September 25, 2023

Will the UAW Picket Trump’s Rally in Detroit?

Trump’s speeches are terrifying echoes of those heard in Europe in the 1930s. They are appeals to labor by a candidate supported by heavily armed, fascist political formations.

Dave Zirin
Trump-looming-head-ap

An image of President Donald Trump looms over crowds of supporters before his speech from the Ellipse at the White House on Wednesday, January 6, 2021.

(Photo By Bill Clark / CQ Roll Call via AP Images)

Donald Trump is coming to Detroit on September 27 for a prime-time speech opposite the sideshow that is the GOP primary debate in California. He will, as NPR put it, “join striking union autoworkers” and appeal for their support. His argument will be that labor’s enemy is not the plutocratic bosses of the automobile industry. It’s China. It’s Mexican workers. It’s Biden’s “woke” push for electric vehicles. Trump will deliver the kind of racist, divisive speech that Henry Ford would have adored. In this perilous political moment, Trump’s appearance could chip away at the multiracial, cross-border solidarity that the UAW needs to win this strike.

It will also, based upon Trump’s comments during a Nerf-ball interview with Meet the Press, be explicitly anti-UAW. Trump said, speaking in the third person, “The auto workers are being sold down the river by their leadership, and their leadership should endorse Trump.”

My question for the UAW is whether it will condemn and picket this speech as well as Trump’s efforts to split the strike on nativist grounds.

UAW President Shawn Fain has already shown leadership, blasting Trump in advance of his visit, saying, “Every fiber of our union is being poured into fighting the billionaire class and an economy that enriches people like Donald Trump at the expense of workers. We can’t keep electing billionaires and millionaires that don’t have any understanding what it is like to live paycheck to paycheck and struggle to get by and expecting them to solve the problems of the working class.”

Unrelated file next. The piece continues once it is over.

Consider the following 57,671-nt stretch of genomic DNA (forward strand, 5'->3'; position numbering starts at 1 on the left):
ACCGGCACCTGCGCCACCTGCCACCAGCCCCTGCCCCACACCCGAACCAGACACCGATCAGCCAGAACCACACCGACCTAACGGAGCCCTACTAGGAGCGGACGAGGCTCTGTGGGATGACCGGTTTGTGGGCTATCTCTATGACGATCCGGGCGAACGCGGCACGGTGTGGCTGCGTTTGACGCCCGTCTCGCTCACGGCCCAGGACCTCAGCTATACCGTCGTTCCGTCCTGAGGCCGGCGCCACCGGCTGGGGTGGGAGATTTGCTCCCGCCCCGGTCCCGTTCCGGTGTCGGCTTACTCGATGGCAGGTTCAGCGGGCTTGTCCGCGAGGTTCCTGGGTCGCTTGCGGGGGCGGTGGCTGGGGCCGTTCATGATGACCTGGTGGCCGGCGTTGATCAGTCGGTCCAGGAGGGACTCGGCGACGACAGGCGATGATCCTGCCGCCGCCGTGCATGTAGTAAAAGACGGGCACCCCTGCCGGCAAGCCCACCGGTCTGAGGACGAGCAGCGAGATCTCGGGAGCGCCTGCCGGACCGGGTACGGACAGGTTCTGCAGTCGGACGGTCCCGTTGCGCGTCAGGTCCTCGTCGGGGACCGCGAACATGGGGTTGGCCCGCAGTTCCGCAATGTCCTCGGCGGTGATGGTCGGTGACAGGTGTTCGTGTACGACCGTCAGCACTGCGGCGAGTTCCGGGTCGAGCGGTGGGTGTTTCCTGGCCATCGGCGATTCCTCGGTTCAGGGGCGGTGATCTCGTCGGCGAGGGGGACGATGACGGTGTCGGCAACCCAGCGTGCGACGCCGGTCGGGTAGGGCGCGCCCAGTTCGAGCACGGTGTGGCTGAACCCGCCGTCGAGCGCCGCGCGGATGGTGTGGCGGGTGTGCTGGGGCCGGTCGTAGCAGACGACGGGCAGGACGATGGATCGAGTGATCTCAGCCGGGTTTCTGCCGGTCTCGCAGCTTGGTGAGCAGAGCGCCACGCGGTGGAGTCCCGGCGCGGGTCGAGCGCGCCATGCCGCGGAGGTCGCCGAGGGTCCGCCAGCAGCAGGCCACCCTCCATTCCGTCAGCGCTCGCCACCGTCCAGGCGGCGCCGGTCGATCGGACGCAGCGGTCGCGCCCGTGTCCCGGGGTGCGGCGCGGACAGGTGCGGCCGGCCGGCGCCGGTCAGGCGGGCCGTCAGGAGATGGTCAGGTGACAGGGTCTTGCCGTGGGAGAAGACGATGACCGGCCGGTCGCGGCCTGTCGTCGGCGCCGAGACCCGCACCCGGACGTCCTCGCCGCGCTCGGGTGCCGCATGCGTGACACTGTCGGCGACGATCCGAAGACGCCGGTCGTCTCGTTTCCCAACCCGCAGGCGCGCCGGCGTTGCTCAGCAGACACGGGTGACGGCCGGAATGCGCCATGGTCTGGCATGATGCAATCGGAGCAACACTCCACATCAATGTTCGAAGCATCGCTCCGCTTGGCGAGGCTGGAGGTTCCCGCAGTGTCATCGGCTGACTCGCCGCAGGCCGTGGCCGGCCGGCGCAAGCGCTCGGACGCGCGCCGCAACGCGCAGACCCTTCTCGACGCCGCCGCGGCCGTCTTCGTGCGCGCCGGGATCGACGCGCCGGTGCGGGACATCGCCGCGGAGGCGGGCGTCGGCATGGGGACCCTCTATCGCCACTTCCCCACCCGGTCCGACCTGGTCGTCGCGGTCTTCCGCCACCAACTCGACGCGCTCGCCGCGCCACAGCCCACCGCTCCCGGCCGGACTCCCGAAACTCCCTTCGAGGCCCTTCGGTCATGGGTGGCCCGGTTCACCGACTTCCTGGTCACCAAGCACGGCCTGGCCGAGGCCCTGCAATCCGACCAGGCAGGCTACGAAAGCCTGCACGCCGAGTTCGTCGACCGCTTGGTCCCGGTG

This is welcome, and one can see Fain’s calculus in making this kind of broad, class-based appeal to the workers. But explicit anti-racism is also a necessity and class unity is impossible without it. The UAW could say that it is calling upon the tradition of the 1963 March on Washington for Jobs and Freedom, which UAW President Walter Reuther played a significant role in funding. The UAW—and Reuther’s—history on race is far from exemplary, but the best of their past involves linking arms with King at a time when Trump’s father and his associates were burning crosses across the street. Fain should draw on this history and say that Trump has no place “wooing”—in the sycophantic prose of The New York Times’ Maggie Haberman—union workers who depend upon unity for their survival.

It is true, as Adam Johnson has written, that the media is exaggerating or sloppily misrepresenting just who will be in the audience for Trump’s speech. It’s not being endorsed by the UAW or any union. Many of the workers there will be from smaller unions that aren’t on strike but whose conservative leaders support Trump. But it would be naïve to think that Trump won’t also draw an audience involving strikers, even if they only listen at home out of curiosity. Trump, like the 20th century’s most effective authoritarians, is an entertainer. If all people wanted was dull, cruel, fascist bile, Florida Governor Ron DeSantis would be lapping the field. Trump brings the promise of spectacle.

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In the face of this, I want to know if the UAW would organize its own spectacle outside the event: a noisy rally protesting the very idea that this billionaire bigot has a place in proximity of the picket line. Fain has understandably kept Biden at arm’s-length as well, but protesting Trump is not about de facto support for the Democrats. It’s a message to the workers—Black, brown, and white—that the union will not be divided, that it knows a class enemy when it sees one, that racism as well as nativism will kill this strike, and that solidarity is the only way to win.

It is not only in the UAW’s interest to oppose Trump. Trump’s speeches are terrifying echoes of those heard in Europe in the 1930s and in Latin America in the 1970s and ’80s. They are all open appeals to labor by a candidate supported by proudly fascist, nationalist, and heavily armed political formations. Labor historically has been the force that repels fascism. A split labor movement in the face of an authoritarian candidate with presidential aspirations would be a disaster marked by state and street violence. We need to support this strike and support the UAW. We also need the UAW to support the broader efforts to deliver Trump into the dustbin of history. The future of the labor movement depends upon it—and the future for the rest of us may depend upon it as well.

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Dave Zirin

Dave Zirin is the sports editor at The Nation. He is the author of 11 books on the politics of sports. He is also the coproducer and writer of the new documentary Behind the Shield: The Power and Politics of the NFL.

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